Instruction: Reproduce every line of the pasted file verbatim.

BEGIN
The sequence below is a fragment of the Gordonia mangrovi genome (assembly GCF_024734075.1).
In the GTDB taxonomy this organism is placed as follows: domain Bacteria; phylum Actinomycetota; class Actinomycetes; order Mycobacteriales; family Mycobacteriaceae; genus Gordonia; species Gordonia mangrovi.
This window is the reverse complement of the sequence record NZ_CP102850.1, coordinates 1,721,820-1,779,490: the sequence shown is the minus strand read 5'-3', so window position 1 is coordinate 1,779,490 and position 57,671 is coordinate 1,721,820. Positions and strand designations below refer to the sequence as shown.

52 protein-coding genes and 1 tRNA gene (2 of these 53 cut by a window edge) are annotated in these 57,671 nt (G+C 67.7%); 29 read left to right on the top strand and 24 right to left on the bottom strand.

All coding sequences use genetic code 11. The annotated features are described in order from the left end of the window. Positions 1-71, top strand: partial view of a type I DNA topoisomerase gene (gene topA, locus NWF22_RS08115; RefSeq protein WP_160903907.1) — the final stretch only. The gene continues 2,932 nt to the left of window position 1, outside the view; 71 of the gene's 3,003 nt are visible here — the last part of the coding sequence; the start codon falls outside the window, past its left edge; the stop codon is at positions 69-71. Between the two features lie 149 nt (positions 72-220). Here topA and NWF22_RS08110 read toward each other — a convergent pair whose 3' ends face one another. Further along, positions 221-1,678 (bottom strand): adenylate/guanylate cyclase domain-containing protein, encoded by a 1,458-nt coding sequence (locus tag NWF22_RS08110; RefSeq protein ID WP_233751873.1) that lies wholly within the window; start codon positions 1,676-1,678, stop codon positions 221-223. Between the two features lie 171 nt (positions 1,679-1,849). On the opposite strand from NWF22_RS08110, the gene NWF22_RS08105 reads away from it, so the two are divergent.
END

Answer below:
The sequence below is a fragment of the Gordonia mangrovi genome (assembly GCF_024734075.1).
In the GTDB taxonomy this organism is placed as follows: domain Bacteria; phylum Actinomycetota; class Actinomycetes; order Mycobacteriales; family Mycobacteriaceae; genus Gordonia; species Gordonia mangrovi.
This window is the reverse complement of the sequence record NZ_CP102850.1, coordinates 1,721,820-1,779,490: the sequence shown is the minus strand read 5'-3', so window position 1 is coordinate 1,779,490 and position 57,671 is coordinate 1,721,820. Positions and strand designations below refer to the sequence as shown.

52 protein-coding genes and 1 tRNA gene (2 of these 53 cut by a window edge) are annotated in these 57,671 nt (G+C 67.7%); 29 read left to right on the top strand and 24 right to left on the bottom strand.

All coding sequences use genetic code 11. The annotated features are described in order from the left end of the window. Positions 1-71, top strand: partial view of a type I DNA topoisomerase gene (gene topA, locus NWF22_RS08115; RefSeq protein WP_160903907.1) — the final stretch only. The gene continues 2,932 nt to the left of window position 1, outside the view; 71 of the gene's 3,003 nt are visible here — the last part of the coding sequence; the start codon falls outside the window, past its left edge; the stop codon is at positions 69-71. Between the two features lie 149 nt (positions 72-220). Here topA and NWF22_RS08110 read toward each other — a convergent pair whose 3' ends face one another. Further along, positions 221-1,678 (bottom strand): adenylate/guanylate cyclase domain-containing protein, encoded by a 1,458-nt coding sequence (locus tag NWF22_RS08110; RefSeq protein ID WP_233751873.1) that lies wholly within the window; start codon positions 1,676-1,678, stop codon positions 221-223. Between the two features lie 171 nt (positions 1,679-1,849). On the opposite strand from NWF22_RS08110, the gene NWF22_RS08105 reads away from it, so the two are divergent.